December 23, 2004

Download MP3

Headlines (5:05)

500 Protest in Argentina
More than 500 people protested in front of Argentina’s federal tribunal to demand the release of 30-plus political prisoners. Aura Bogado reports from Buenos Aires.

Chile’s Supreme Court to Decide on Dictator
Lawyers for Chile’s former dictator Augusto Pinochet made another attempt this week to prevent his prosecution for human rights violations. Jorge Garreton has more from Santiago.

Russian Government Re-Nationalizes Oil Company
Russia’s most valuable oil production unit will be nationalized after the mystery winning bid turns out to be a government shell. However, the sale is being challenged in a U.S. court.  Anastasia Gnezditskaia reports.

Haitian Residents in Florida Fear Round-ups
Haitian residents in South Florida are living in a state of fear, as detentions by an unknown government agency have swept through the community. Andrew Stelzer reports from WMNF.

Bush Outlines Plans for National Forests
The Bush administration, following through on another holiday tradition, outlined new rules for the national forests. Melinda Tuhus reports.


Palestinian Vote in Municipal Elections (3:25)
While residents of the refugee camps of Southern Gaza are trying to recover from this past weekend’s attack by Israel, Palestinians in the West Bank head to the polls today for their first municipal elections since 1996. Jenka Soderberg reports from Qalqilia.

Baghdad Families Living on the Edge (2:09)
Residents of Fallujah are being allowed to return to their destroyed city. However the US military is strictly regulating the return and today only 2000 residents were allowed home. This comes as the Queen of England has sent a specially recorded Christmas message to British troops which was recorded and produced by the BBC and will be aired on Christmas day for troops and BBC listeners. And as festivities are prepared for US troops who will celebrate the Holiday in Iraq, families of Baghdad continue to count their missing and dead relatives, as FSRN correspondents Dahr Jamail and Salam Talib report.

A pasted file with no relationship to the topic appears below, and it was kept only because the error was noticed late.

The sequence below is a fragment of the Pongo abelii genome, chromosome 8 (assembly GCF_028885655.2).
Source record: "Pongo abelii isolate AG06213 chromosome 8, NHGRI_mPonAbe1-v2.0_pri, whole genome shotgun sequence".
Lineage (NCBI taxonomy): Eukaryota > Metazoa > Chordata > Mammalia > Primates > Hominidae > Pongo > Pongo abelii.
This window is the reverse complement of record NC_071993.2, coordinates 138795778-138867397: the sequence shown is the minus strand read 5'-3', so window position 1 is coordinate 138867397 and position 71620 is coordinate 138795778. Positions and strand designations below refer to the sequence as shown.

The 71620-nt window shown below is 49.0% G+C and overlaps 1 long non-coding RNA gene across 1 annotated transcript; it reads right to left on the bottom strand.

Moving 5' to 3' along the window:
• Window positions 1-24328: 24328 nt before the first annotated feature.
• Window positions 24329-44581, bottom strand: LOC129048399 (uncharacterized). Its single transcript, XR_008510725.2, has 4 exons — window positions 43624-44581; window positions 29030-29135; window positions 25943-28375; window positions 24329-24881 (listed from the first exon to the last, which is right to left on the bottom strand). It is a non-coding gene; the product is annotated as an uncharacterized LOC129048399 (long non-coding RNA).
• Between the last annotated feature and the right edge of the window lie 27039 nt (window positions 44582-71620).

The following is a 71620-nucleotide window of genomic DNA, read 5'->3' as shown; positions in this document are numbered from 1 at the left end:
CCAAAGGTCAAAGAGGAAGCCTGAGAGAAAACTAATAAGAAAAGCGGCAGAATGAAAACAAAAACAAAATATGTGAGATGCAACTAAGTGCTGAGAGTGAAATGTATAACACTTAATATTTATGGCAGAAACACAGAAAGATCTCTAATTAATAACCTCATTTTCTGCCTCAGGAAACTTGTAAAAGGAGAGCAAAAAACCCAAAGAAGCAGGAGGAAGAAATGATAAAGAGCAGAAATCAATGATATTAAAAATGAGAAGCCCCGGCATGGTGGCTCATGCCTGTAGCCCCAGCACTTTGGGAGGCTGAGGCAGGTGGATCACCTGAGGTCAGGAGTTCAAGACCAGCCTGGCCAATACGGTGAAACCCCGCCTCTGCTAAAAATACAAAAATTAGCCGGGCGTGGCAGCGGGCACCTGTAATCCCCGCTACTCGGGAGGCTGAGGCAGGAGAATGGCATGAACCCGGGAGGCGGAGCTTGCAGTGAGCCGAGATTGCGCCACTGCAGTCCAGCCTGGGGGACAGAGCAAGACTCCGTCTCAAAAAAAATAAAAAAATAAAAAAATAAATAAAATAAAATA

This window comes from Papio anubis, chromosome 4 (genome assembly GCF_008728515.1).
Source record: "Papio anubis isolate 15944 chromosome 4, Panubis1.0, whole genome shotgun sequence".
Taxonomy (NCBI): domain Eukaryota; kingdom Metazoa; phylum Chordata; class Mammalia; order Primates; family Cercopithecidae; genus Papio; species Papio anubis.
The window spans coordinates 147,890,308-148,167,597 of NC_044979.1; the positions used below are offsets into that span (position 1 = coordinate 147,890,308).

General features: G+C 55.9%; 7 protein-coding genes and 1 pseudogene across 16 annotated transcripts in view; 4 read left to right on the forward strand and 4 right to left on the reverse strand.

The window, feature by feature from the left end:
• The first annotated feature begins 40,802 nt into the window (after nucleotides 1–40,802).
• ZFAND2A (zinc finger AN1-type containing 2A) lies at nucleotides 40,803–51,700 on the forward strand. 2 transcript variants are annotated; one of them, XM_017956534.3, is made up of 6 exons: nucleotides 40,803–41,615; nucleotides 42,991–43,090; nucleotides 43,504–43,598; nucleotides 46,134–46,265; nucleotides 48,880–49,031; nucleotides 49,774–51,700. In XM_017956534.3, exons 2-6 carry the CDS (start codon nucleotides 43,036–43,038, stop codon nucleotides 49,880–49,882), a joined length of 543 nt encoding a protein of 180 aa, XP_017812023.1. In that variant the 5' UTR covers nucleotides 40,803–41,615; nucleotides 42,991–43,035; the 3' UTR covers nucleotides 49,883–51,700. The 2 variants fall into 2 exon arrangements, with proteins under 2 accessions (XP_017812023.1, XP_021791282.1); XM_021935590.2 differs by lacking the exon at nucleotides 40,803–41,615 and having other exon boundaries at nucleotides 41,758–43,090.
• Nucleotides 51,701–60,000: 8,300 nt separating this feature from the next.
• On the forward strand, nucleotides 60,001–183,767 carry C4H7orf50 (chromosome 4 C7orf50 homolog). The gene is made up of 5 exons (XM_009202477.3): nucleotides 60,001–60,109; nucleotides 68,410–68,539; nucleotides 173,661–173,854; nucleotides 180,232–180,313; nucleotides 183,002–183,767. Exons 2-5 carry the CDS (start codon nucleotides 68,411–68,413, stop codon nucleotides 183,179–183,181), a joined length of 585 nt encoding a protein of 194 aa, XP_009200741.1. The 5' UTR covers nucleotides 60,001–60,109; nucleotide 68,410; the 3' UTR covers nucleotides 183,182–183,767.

Bribery Footage Emerges in Gujarat Massacre Trial (2:12)
The Gujarat riots cases continue to get murkier as witnesses change their statements. Judges conducting the trial have begun reprimanding witnesses on their changing stances. Yesterday, an Indian weekly newspaper released video footage showing politicians talking about bribing the star witness Zahira Shaikh. Our correspondent, Binu Alex has more from Ahmedabad.

“Of Panda’s and People”: “Balancing” the Theory of Evolution in Pennsylvania Schools (3:37)
The theory of evolution will be taught side by side with another theory called Intelligent Design in Dover, Pennsylvania, starting next month. Intelligent Design is like creationism but without direct reference to the bible, and suggests that there is an “intelligent designer” and not just random natural forces. This new suggested reading, called “Of Pandas and People” will be supplied free of charge by a Texas Publisher, as Dante Toza with Eric Klein reports.

Ken Saro-wiwa Remains Exhumed (3:50)
American forensic experts from the US based Physicians for human rights have exhumed and identified the remains of nine men hanged in 1995, in the heat of their struggle against the multinational oil company Shell Petroleum. The men who include the playwright and minority rights activist Ken Saro-wiwa were buried in secret graves in Nigeria’s Niger Delta region. Their families accuse Shell Petroleum of complicity in their execution. They are suing the oil company in the United States. Sam Olukoya reports from the Niger Delta.

“First Place”: A Respite from the Cold Winds Bearing Down on Children (4:12)
With domestic spending for child care, education and housing virtually frozen for the past three years, non-profit schools funded largely by private donors are trying to bridge the gap for the most vulnerable. During this holiday season we take a look at one such school in Seattle, “First Place”. The numbers of children such non-profit schools serve are small, relative to the need. But their commitment to families in need has made all the difference to the children whose voices you’ll hear. Martha Baskin has our story.


You may also like...